Total Miles: 1518.6
I only went out for a walk and finally concluded to stay out till sundown, for going out, I found, was really going in.
Tearing yourself away from the creature comforts of air conditioning and a bed can be pretty tough when the forecast is for over 100 degrees outside, yet there we were strolling through the empty, quiet streets of Mt. Shasta just after 6am, heading for the I-5 onramp. With little traffic in the early hours of a Saturday, our prospects for getting a ride and getting on the trail early enough to beat the heat were dwindling by the minute. You'd think the nice sign Sweet Pea had made would have upped our chances...
After an hour or so, a man driving the opposite direction turned around and pulled over to give us a ride back to the trail and off we went. Only a mile in from the interstate, we passed yet another milestone, crossing 1,500 miles, and it struck me that the milestones seem to be coming fast and furious lately as our daily mileage begins to creep up bit by bit.
Though it made Gazelle, our token Canadian, happy, the signage throughout Castle Crags State Park was all suddenly and strangely in kilometers. Judging from the scribblings in black marker on one sign, it was clear that other hikers had found this equally amusing.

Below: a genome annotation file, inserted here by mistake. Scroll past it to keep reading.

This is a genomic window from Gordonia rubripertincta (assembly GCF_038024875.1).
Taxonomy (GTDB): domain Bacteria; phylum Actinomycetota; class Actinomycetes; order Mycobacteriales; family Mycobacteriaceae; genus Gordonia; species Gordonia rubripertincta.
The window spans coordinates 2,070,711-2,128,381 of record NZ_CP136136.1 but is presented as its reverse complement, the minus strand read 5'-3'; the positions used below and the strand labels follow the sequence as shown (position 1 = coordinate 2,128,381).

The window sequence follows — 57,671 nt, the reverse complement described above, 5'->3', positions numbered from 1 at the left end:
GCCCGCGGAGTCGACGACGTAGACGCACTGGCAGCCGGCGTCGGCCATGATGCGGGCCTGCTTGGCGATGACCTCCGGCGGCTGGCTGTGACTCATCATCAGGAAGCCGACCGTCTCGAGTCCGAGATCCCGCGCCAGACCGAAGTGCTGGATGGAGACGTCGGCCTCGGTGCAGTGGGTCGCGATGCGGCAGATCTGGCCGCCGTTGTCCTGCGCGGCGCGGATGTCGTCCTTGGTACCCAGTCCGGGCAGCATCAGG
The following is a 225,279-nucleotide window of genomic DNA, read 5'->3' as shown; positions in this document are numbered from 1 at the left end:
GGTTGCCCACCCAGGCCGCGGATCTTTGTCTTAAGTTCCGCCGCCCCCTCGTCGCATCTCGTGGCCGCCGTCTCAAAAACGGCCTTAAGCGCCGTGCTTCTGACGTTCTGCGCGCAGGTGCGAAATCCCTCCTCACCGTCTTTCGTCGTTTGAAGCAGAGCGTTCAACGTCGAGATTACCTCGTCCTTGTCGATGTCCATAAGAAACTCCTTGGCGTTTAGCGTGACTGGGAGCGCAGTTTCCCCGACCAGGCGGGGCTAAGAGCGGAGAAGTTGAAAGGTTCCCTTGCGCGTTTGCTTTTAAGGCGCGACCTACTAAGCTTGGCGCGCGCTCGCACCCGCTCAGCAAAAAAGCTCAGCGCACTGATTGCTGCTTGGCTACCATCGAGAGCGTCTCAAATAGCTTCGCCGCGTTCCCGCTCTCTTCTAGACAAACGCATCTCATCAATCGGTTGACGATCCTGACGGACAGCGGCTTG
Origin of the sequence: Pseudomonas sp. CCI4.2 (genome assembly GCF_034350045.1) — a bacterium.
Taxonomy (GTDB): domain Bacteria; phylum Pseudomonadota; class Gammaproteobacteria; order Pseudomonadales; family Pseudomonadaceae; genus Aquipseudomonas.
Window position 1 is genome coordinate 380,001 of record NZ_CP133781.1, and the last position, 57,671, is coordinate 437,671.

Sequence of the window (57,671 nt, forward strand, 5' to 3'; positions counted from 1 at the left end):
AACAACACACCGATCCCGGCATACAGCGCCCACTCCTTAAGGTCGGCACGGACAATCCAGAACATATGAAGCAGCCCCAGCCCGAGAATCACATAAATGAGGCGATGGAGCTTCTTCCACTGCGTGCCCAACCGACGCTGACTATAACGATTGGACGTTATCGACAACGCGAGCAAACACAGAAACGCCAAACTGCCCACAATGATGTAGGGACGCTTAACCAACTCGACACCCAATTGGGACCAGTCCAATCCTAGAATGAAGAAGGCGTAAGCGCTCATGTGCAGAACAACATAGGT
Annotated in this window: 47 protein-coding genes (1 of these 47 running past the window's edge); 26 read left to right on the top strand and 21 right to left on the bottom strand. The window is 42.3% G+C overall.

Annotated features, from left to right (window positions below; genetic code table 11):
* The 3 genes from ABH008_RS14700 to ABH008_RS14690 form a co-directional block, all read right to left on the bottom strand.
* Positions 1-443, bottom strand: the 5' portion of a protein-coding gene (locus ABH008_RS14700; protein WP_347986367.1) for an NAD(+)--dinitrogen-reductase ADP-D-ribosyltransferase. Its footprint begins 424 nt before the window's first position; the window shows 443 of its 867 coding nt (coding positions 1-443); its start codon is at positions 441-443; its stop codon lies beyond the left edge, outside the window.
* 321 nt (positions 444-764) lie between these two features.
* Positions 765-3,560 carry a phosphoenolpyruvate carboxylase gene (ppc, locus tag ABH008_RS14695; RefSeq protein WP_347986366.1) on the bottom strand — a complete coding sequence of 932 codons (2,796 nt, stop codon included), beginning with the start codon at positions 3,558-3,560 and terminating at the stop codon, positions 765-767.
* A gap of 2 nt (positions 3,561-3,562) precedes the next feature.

With the intense heat of the sun now in full effect, the trail ascended over 4,000 feet from the interstate back up into the high country, forcing us each deep into the proverbial pain cave. Beginning several days ago, the trail has also continued on an oddly western arc, making an abrupt left hand turn just before reaching the Oregon border, where it swings back to the east and resumes its usual northerly course.
Late in the afternoon, after sweeping views once more of Mt. Shasta and Castle Crags, I found myself in a thickly wooded and serene grove of incredibly tall trees. Standing like sentries with the late-day sunlight barely filtering through their canopies, it was like walking through a silent cathedral. Greater than any built by the hand of man, this cathedral was also free from trinkets, dogma, stricture, and repression. Nothing to worship but the beauty of the natural world.